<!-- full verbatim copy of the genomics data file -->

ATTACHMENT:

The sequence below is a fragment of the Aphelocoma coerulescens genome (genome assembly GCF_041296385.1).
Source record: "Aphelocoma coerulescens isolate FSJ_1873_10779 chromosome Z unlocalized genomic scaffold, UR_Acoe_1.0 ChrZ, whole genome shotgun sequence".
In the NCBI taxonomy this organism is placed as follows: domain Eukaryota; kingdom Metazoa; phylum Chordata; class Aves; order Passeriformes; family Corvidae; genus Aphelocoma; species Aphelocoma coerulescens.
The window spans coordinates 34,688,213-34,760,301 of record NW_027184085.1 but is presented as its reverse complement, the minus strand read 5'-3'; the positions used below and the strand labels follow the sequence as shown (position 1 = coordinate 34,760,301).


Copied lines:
The sequence below is a fragment of the Aphelocoma coerulescens genome (genome assembly GCF_041296385.1).
Source record: "Aphelocoma coerulescens isolate FSJ_1873_10779 chromosome Z unlocalized genomic scaffold, UR_Acoe_1.0 ChrZ, whole genome shotgun sequence".
In the NCBI taxonomy this organism is placed as follows: domain Eukaryota; kingdom Metazoa; phylum Chordata; class Aves; order Passeriformes; family Corvidae; genus Aphelocoma; species Aphelocoma coerulescens.
The window spans coordinates 34,688,213-34,760,301 of record NW_027184085.1 but is presented as its reverse complement, the minus strand read 5'-3'; the positions used below and the strand labels follow the sequence as shown (position 1 = coordinate 34,760,301).